The world is facing severe social and environmental challenges. However, efforts from the public and philanthropic sector seem to be insufficient to solve them successfully. Impact investing, essentially referring to the placement of capital in social enterprises with the intention to generate a financial return, is increasingly recognized as a potential solution and has experienced tremendous growth in the past. The study at hand explores the nascent research field of impact investing with regards to opportunities and challenges for the future growth of the impact investing market. In order to do so, it draws on theoretical research and five expert interviews with interview partners from leading institutions in the field. The analysis in this study focuses on the issues of attracting more institutional investors to the marketplace and closing the capital gap for early-stage social enterprise. Furthermore, crowdfunding and venture philanthropy will be examined as promising sources of finance due to their great potential to overcome some of the challenges that early-stage social enterprises face when seeking financing. Based on the research findings, action proposals for practitioners and policy makers on how to deal with the opportunities and challenges are outlined. Particularly, the suitability of equity-based crowdfunding for social enterprises is evaluated in order to provide a decision-making guideline for social entrepreneurs who are contemplating which crowdfunding type to use for their venture.
Entrepreneurial Intention is a key concept in research on new business formation and entrepreneurship. However, the latest studies on Entrepreneurial Intention are missing the willingness to adopt novelty in questioning, theorizing, and testing. At the same time, Positive Psychology is an emerging field of research in the domain of cognitive science. Particularly because of its relative novelty, Positive Psychology has barely been transferred to other fields in research. The aim of this thesis is twofold: First, to deepen the theoretical foundation of Entrepreneurial Intention theory. Second, to provide a new avenue of research that examines a potential relationship between Entrepreneurial Intention and Positive Psychology theory. This thesis represents a qualitative study that builds on semi-structured, narrative interviews with eight actual and six nascent entrepreneurs from Germany, the United States, and the Philippines.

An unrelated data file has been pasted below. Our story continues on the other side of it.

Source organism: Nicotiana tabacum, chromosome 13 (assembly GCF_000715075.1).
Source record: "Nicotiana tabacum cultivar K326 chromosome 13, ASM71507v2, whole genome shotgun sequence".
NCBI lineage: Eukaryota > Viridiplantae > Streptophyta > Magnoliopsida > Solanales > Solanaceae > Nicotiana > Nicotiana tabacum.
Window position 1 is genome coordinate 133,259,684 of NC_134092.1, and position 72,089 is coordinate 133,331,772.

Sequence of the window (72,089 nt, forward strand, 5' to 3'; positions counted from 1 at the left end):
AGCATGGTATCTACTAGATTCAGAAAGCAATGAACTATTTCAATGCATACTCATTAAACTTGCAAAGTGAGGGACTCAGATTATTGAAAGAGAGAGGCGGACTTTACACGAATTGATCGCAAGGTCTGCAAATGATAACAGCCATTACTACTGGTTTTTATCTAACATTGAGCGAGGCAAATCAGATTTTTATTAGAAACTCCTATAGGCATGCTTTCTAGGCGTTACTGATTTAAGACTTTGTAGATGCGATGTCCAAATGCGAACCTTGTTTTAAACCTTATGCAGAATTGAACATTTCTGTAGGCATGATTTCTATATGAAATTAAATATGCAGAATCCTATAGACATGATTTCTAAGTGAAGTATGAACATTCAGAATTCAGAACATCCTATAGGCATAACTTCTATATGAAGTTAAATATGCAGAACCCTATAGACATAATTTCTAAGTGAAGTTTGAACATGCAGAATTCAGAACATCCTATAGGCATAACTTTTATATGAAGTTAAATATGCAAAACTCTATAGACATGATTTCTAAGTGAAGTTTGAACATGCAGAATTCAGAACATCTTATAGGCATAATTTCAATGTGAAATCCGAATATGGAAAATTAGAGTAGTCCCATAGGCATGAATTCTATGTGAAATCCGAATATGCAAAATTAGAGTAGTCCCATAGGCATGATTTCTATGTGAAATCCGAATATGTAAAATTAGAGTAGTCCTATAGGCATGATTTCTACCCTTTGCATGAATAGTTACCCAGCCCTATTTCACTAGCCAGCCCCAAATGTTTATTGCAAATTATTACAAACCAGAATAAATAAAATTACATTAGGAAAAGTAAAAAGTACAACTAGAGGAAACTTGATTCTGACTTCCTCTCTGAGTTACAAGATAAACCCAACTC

In the first part, this thesis seeks to advance the construct of Entrepreneurial Intention by investigating the impact of (1) motivation, goals, and emotions, (2) human capital and social capital, and (3) deep beliefs and critical development experiences on the formation of Entrepreneurial Intention. The thesis proposes an updated Entrepreneurial Intention Model, in which deep beliefs are the initial starting point for the formation of Entrepreneurial Intention.
In the second part, this thesis investigates the relationship between Positive Psychology and Entrepreneurial Intention theory. Research results show that Positive Psychology theory is able to explain the formation of EI by connecting Positive Psychology theory to the concepts of intrinsic motivation, superordinate goals, and deep beliefs. The thesis offers novel implications for the relationship between Positive Psychology and Entrepreneurial Intention, which future academic research could investigate in greater detail.
Jakob Schoroth's Master Thesis shows that the young scientific category of positive organizational psychology, embedded in positive psychology research, holds open promising paths for new ventures.
Deriving from the field of positive psychology, positive organizational psychology applies positivity to the work context and promises improved employee happiness and performance. In the context of new ventures, positive organizational psychology has a particular importance. Due to new ventures’ characteristics such as their small size and the dependence on employee commitment, positive psychological capacities, such as self-efficacy, hope, optimism and resiliency are crucial. Ten case studies underline this point and show that new ventures embrace positive organizational psychology concepts. Many positive organizational psychology concepts, which foster positive psychological capacities, are already widely applied in new ventures.